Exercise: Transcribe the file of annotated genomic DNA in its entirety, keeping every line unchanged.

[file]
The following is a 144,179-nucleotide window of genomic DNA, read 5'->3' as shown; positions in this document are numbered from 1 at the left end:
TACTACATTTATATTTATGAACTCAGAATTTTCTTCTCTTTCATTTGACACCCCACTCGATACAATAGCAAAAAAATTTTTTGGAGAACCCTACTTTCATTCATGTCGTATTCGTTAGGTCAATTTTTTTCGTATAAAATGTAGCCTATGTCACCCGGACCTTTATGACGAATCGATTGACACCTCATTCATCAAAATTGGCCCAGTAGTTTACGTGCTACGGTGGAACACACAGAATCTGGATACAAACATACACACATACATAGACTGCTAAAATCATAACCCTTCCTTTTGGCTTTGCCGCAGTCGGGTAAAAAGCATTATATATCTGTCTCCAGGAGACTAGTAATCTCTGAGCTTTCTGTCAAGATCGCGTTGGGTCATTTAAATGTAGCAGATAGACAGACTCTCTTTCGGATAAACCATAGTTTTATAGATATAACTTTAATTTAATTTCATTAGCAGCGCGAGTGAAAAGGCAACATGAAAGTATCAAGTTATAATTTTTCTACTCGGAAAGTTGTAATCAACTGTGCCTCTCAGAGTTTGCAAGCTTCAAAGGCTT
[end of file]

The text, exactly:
The following is a 144,179-nucleotide window of genomic DNA, read 5'->3' as shown; positions in this document are numbered from 1 at the left end:
TACTACATTTATATTTATGAACTCAGAATTTTCTTCTCTTTCATTTGACACCCCACTCGATACAATAGCAAAAAAATTTTTTGGAGAACCCTACTTTCATTCATGTCGTATTCGTTAGGTCAATTTTTTTCGTATAAAATGTAGCCTATGTCACCCGGACCTTTATGACGAATCGATTGACACCTCATTCATCAAAATTGGCCCAGTAGTTTACGTGCTACGGTGGAACACACAGAATCTGGATACAAACATACACACATACATAGACTGCTAAAATCATAACCCTTCCTTTTGGCTTTGCCGCAGTCGGGTAAAAAGCATTATATATCTGTCTCCAGGAGACTAGTAATCTCTGAGCTTTCTGTCAAGATCGCGTTGGGTCATTTAAATGTAGCAGATAGACAGACTCTCTTTCGGATAAACCATAGTTTTATAGATATAACTTTAATTTAATTTCATTAGCAGCGCGAGTGAAAAGGCAACATGAAAGTATCAAGTTATAATTTTTCTACTCGGAAAGTTGTAATCAACTGTGCCTCTCAGAGTTTGCAAGCTTCAAAGGCTT